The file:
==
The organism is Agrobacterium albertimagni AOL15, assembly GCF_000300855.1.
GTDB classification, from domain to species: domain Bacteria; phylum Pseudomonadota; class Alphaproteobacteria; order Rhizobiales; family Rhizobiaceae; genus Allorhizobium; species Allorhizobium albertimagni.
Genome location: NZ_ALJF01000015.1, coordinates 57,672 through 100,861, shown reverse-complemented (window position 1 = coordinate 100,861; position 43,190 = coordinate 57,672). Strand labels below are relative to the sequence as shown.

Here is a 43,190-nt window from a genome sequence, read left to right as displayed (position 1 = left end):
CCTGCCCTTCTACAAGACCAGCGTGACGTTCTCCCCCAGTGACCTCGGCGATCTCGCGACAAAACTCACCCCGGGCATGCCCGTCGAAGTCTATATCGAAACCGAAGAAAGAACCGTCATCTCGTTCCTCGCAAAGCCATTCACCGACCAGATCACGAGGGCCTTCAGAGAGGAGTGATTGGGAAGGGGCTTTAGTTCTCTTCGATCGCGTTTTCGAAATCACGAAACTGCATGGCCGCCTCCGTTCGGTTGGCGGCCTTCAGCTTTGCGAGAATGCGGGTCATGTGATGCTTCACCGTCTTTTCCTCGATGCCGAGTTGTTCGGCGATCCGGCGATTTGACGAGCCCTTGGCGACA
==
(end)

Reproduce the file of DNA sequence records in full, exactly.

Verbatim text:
The organism is Agrobacterium albertimagni AOL15, assembly GCF_000300855.1.
GTDB classification, from domain to species: domain Bacteria; phylum Pseudomonadota; class Alphaproteobacteria; order Rhizobiales; family Rhizobiaceae; genus Allorhizobium; species Allorhizobium albertimagni.
Genome location: NZ_ALJF01000015.1, coordinates 57,672 through 100,861, shown reverse-complemented (window position 1 = coordinate 100,861; position 43,190 = coordinate 57,672). Strand labels below are relative to the sequence as shown.

Here is a 43,190-nt window from a genome sequence, read left to right as displayed (position 1 = left end):
CCTGCCCTTCTACAAGACCAGCGTGACGTTCTCCCCCAGTGACCTCGGCGATCTCGCGACAAAACTCACCCCGGGCATGCCCGTCGAAGTCTATATCGAAACCGAAGAAAGAACCGTCATCTCGTTCCTCGCAAAGCCATTCACCGACCAGATCACGAGGGCCTTCAGAGAGGAGTGATTGGGAAGGGGCTTTAGTTCTCTTCGATCGCGTTTTCGAAATCACGAAACTGCATGGCCGCCTCCGTTCGGTTGGCGGCCTTCAGCTTTGCGAGAATGCGGGTCATGTGATGCTTCACCGTCTTTTCCTCGATGCCGAGTTGTTCGGCGATCCGGCGATTTGACGAGCCCTTGGCGACA